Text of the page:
Final Assembly make-up still unclear due to delays

Mr Hay said that after the election, a system must be put in place to get quicker results.

The full picture of the new Northern Ireland Assembly will not emerge until Saturday due to delays in the election count.

Outgoing Assembly Speaker Willie Hay of the DUP was among several politicians who strongly criticised the system for counting votes.

The first results came after ten hours of counting.

The final make-up of the new Assembly will not be known until the count is completed on Saturday.

In Newry and Armagh, Sinn Fein's Conor Murphy topped the poll and the SDLP's Dominic Bradley and Ulster Unionist Danny Kennedy have also been elected.

Mr Murphy received 9,127 first preference votes, Mr Kennedy 8,718 and Mr Bradley 7,123.

In Upper Bann, Sinn Fein's John O'Dowd has been elected with 6,649 first preference votes.

Gregory Campbell of the DUP was re-elected for East Londonderry on the first count.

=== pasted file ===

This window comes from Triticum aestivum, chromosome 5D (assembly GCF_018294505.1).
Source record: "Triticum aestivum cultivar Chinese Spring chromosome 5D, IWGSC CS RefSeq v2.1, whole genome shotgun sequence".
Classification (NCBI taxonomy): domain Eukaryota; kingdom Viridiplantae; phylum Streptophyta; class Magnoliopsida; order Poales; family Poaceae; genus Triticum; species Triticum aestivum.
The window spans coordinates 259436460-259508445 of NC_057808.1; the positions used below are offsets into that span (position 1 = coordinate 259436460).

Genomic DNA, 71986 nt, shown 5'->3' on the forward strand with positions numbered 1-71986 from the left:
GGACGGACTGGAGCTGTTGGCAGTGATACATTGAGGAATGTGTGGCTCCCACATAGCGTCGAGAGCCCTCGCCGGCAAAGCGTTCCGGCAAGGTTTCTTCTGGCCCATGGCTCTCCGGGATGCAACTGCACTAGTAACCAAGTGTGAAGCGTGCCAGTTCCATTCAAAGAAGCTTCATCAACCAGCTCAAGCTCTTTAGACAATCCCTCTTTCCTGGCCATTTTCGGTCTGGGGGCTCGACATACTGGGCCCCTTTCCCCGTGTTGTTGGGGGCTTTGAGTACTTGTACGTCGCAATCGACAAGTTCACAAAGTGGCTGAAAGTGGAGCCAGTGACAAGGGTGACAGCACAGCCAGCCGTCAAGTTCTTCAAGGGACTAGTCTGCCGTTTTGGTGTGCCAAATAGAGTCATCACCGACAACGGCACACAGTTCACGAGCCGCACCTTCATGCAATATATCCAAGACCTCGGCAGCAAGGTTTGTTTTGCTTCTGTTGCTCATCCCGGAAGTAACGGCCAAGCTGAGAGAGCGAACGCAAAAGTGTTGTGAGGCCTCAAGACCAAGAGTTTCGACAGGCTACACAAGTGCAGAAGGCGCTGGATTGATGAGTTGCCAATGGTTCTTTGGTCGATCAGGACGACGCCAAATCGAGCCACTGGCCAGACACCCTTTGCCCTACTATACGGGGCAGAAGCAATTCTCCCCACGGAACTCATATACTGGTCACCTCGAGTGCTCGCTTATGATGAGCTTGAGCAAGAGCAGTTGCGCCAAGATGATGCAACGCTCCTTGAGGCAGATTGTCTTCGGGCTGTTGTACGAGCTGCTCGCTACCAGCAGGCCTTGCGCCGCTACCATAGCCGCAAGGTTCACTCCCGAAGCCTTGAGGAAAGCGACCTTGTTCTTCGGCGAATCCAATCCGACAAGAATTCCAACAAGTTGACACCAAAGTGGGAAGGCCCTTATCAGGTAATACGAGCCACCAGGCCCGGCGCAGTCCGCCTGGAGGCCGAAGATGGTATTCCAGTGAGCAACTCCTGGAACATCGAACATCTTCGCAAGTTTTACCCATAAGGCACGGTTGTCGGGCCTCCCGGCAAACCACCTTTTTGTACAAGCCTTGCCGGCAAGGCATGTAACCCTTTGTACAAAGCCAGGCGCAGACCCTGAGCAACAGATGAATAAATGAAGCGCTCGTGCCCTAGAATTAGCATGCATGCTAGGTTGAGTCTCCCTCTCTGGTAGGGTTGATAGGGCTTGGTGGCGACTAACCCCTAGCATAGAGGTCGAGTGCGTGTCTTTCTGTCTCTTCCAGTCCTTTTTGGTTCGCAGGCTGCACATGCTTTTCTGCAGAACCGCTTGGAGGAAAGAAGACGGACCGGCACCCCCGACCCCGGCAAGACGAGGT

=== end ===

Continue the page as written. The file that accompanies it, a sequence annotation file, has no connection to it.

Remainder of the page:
Edwin Poots of the DUP and the UUP's Basil McCrea were elected in Lagan Valley on the first count.

In South Down, the SDLP's Margaret Ritchie was re-elected on the first count.

William Hay, DUP, and Martina Anderson, Sinn Fein, were elected on the first count in Foyle.

Chief Electoral Officer Graham Shields has defended the slow pace of counting saying it was important to be 'accurate'

In South Antrim, the DUP's Paul Girvan and Trevor Clarke and Mitchel McLaughlin of Sinn Fein reached the quota on the first count.

In Strangford, the DUP's Michelle McIlveen and Jonathan Bell and the Alliance's Kieran McCarthy were elected on the first count.

Anna Lo of the Alliance Party was re-elected after topping the poll in South Belfast.

Sinn Fein's Gerry Kelly and the DUP's Nelson McCausland were elected on the first count in North Belfast.

In North Down, Alex Easton of the DUP was elected on the first count.

DUP leader Peter Robinson topped the poll and was re-elected in East Belfast.

Sinn Fein's Paul Maskey and Jennifer McCann were elected on the first count in West Belfast.

However, the outlook for the SDLP and the Ulster Unionists is less certain with some candidates struggling to hang on to their seats.

Official figures showed the turnout percentage to be well down on previous polls.

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